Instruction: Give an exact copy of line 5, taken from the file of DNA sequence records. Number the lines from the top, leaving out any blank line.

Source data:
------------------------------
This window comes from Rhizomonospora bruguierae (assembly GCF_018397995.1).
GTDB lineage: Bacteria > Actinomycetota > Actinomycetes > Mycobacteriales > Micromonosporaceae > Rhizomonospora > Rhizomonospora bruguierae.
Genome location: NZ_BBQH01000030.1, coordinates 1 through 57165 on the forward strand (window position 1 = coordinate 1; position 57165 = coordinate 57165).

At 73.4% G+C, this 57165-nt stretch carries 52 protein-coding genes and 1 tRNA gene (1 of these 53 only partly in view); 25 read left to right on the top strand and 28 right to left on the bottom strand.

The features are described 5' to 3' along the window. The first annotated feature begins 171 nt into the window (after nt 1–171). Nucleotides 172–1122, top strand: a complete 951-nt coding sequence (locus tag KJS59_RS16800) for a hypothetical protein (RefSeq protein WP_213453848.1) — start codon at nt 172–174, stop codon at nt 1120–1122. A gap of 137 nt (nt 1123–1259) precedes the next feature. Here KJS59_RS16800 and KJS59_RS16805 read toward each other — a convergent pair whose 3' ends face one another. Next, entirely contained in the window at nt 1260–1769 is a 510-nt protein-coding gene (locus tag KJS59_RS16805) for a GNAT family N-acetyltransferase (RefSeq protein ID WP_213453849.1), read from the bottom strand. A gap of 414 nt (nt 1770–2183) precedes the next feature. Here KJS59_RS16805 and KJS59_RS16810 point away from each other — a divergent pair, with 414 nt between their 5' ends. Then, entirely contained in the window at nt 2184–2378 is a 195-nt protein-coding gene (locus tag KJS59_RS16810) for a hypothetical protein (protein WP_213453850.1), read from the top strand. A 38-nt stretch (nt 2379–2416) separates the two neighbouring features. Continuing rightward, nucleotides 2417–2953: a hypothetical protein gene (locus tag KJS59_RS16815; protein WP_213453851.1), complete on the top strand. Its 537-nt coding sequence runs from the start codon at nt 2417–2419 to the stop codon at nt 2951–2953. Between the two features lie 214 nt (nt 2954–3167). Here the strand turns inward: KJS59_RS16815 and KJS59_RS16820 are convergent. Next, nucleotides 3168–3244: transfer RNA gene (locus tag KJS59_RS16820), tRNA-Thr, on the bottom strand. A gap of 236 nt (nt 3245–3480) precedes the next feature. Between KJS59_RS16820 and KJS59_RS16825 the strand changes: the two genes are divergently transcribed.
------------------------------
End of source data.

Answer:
The features are described 5' to 3' along the window. The first annotated feature begins 171 nt into the window (after nt 1–171). Nucleotides 172–1122, top strand: a complete 951-nt coding sequence (locus tag KJS59_RS16800) for a hypothetical protein (RefSeq protein WP_213453848.1) — start codon at nt 172–174, stop codon at nt 1120–1122. A gap of 137 nt (nt 1123–1259) precedes the next feature. Here KJS59_RS16800 and KJS59_RS16805 read toward each other — a convergent pair whose 3' ends face one another. Next, entirely contained in the window at nt 1260–1769 is a 510-nt protein-coding gene (locus tag KJS59_RS16805) for a GNAT family N-acetyltransferase (RefSeq protein ID WP_213453849.1), read from the bottom strand. A gap of 414 nt (nt 1770–2183) precedes the next feature. Here KJS59_RS16805 and KJS59_RS16810 point away from each other — a divergent pair, with 414 nt between their 5' ends. Then, entirely contained in the window at nt 2184–2378 is a 195-nt protein-coding gene (locus tag KJS59_RS16810) for a hypothetical protein (protein WP_213453850.1), read from the top strand. A 38-nt stretch (nt 2379–2416) separates the two neighbouring features. Continuing rightward, nucleotides 2417–2953: a hypothetical protein gene (locus tag KJS59_RS16815; protein WP_213453851.1), complete on the top strand. Its 537-nt coding sequence runs from the start codon at nt 2417–2419 to the stop codon at nt 2951–2953. Between the two features lie 214 nt (nt 2954–3167). Here the strand turns inward: KJS59_RS16815 and KJS59_RS16820 are convergent. Next, nucleotides 3168–3244: transfer RNA gene (locus tag KJS59_RS16820), tRNA-Thr, on the bottom strand. A gap of 236 nt (nt 3245–3480) precedes the next feature. Between KJS59_RS16820 and KJS59_RS16825 the strand changes: the two genes are divergently transcribed.